The day of Cha’s trial arrives. Mu-yeom is there early, and approaches when Cha is escorted to his seat. He asks how it feels to sit there, and when Cha says it’s uncomfortable, Mu-yeom replies that it’s at least good that Cha can feel enough to feel discomfort. Only to have Cha clarify that he means the seat is literally poking him, not that he feels any sense of conscience.

When Cha is given a chance to make his statement, he only has one thing to say: “All of you who stood by and watched for the past twenty years—do you have any right to judge me?” He chuckles to himself.

Tae-oh huddles to himself in his cell, whispering, “If only I could live…”

In the shortest serial murderer trial in the history of ever, the verdict is reached and about to be announced. Before it can be declared, Cha leaps up form his chair and begs the judge for mercy, blubbering that he wants to live.

Mu-yeom and Maria watch in confusion—what’s he up to?

 
COMMENTS

This is another tactic, I’m sure, designed to elicit sympathy. I don’t know what Cha intends to argue in his defense, because at this point the only question can be of what kind of punishment he is given, isn’t it? It’s the same as Tae-oh’s situation, where I can’t imagine any scenario where the criminals earn any sort of real freedom; it must be a bid for a life sentence rather than death.

What I’m unclear on is what actually spurred Cha to this point, because I think we’re meant to see him as having reached that point of fearing death, or at least desiring to live, in the way that Tae-oh did several weeks ago. Was it the car crash? That actually seems pretty weak to me, although I suppose there’s a symmetry in the way that it was Mu-yeom in the driver’s seat with both psychopaths. But why would Cha break and agree to show him to the burial site, believing that this disclosure would somehow strike a deal with the cops to let him off easy? If anything it’s the nail in the coffin they needed to secure his conviction, and without it they would have been in a much weaker position. This drama’s logic, it hurts my head sometimes.

I do try to give it the benefit of the doubt in most instances because it’s clear that the writing is mindful of true crime cases, and has mostly used those examples judiciously as reference points. Now that we’re so close to the end, though, I think I can stop hanging on hope that there’s a better answer to some of my questions and just conclude that in some aspects, this drama isn’t going to deliver. And the reliance on American serial killer cases is starting to feel lazy, like you went to Wikipedia and cobbled together a plot based on famous cases, but forgot the part where these characters have to have motivations that read as credible. They don’t have to make sense in straightforward way given that we’re dealing with psychopaths, but internal logic is still important, and I’m left frustrated trying to make those ends meet in my mind. It’s like trying to tie together two ends of string, only they ends just barely touch and you can’t actually manage any tying.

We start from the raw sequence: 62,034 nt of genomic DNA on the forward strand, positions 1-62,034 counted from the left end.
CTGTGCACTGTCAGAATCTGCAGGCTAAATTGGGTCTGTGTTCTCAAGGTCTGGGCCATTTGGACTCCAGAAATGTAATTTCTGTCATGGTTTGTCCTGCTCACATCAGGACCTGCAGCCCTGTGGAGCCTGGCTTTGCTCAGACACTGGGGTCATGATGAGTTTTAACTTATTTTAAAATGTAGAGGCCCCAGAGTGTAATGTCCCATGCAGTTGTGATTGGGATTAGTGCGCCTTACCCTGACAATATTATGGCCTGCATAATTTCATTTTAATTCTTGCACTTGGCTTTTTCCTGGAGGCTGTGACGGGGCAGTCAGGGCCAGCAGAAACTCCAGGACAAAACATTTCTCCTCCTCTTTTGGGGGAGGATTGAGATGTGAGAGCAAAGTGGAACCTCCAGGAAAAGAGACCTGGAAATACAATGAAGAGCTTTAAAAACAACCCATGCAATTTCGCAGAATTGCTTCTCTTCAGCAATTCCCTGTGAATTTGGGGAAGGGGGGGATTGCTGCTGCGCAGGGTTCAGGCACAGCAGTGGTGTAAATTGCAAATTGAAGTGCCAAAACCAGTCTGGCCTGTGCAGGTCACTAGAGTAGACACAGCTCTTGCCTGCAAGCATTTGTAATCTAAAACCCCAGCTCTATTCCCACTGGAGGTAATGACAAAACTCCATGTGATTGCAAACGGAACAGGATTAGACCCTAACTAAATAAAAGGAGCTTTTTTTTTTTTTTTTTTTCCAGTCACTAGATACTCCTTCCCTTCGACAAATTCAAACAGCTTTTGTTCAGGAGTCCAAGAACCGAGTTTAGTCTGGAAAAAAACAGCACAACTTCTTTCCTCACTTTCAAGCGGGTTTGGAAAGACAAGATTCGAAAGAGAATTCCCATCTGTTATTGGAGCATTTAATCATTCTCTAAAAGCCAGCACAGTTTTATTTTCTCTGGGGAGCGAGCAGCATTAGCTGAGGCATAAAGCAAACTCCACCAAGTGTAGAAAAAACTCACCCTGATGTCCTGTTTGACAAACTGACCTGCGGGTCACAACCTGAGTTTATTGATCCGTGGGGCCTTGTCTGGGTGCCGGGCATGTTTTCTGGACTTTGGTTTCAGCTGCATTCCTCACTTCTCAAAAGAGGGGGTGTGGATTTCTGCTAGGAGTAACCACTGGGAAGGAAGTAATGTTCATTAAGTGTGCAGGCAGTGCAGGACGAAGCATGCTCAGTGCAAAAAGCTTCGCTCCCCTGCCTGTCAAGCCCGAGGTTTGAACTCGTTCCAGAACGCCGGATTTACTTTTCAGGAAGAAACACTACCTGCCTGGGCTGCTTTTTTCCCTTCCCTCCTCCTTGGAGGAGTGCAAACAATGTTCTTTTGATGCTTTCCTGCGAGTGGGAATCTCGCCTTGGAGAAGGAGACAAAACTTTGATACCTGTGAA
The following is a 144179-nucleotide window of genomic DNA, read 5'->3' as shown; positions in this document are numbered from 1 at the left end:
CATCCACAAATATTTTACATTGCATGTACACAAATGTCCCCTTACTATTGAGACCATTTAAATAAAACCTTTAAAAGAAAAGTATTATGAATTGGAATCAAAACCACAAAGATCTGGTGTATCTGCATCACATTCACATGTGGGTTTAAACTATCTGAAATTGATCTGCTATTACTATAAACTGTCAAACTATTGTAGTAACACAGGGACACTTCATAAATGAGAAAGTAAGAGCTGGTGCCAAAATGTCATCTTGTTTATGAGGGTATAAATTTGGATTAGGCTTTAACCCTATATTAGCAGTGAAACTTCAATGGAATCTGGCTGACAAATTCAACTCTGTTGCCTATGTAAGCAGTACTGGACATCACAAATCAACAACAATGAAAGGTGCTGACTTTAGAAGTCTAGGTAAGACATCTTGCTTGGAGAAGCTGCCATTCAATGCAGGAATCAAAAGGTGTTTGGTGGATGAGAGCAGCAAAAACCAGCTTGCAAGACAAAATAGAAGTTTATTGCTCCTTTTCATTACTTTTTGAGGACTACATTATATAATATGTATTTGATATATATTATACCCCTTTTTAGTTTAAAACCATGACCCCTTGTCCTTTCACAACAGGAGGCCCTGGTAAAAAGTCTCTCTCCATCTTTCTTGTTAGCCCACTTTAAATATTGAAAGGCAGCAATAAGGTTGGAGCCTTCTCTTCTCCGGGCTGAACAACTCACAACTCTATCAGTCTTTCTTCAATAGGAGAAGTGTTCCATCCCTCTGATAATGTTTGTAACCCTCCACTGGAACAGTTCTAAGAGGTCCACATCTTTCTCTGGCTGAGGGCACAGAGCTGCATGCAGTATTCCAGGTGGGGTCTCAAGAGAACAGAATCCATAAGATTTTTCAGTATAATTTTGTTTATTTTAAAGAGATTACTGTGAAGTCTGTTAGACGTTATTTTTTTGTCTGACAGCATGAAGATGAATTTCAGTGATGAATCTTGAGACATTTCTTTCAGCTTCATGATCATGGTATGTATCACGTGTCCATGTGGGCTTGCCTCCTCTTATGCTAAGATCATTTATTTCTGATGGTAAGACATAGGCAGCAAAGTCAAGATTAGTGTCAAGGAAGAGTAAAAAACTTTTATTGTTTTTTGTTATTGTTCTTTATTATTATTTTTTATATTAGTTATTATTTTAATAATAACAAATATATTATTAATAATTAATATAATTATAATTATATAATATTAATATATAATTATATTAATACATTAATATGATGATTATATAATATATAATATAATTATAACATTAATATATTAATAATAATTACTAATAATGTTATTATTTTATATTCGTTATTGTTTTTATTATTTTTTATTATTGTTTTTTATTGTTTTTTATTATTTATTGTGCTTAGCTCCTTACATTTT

I continue to find Tae-oh vastly more interesting than Cha, and while that’s good on one hand, I do think it’s indicative of the drama having dropped the ball with their titular character. I’d even posit that the mystique of Gap-dong was way more intriguing than the actuality of Gap-dong, and this villain is falling rather flat for me. Tae-oh, at least, is a character who lives in the present, so we get to come along for the ride as he struggles with his emotions (or non-emotions, perhaps).

I do think the drama is heading toward a finale twist regarding the first murder, although since I already know about Into the White Night, I’m not thinking it’ll be much of a surprise. Perhaps he and Mi-ja plotted together to kill her terrible father and somehow that went awry and Mi-ja died too. Or maybe she knew about it and was going to spill, and he had to silence her? In any case, it seems like that first case points to a Cha Do-hyuk who was still human, before the beast was stirred, and maybe that will be the little glimpse of reclamation we get for his character. Redemption is far gone, of course, but understanding can be a worthy goal. Let’s just hope we actually get there with the finale.

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My God it's here! Thank you for the recap, Javabeans. Agreed with the strong, charged acting displays, although the story is not that easy to digest it keeps me hooked. To be honest I got stronger addiction from this show than I did from other crime-investigation-themed series. Can't believe today is last episode.. I know I will do rewatching marathon for the whole episodes soon after today.

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Mu Yeom and the baby. Enough said. Thanks for the recap!

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yes!!!! Lots of male nurturing going on. And i can't think of another drama which would just have that symbolic subtext right there. It balanced the scene so well. Two birds with one stone. Love this writer.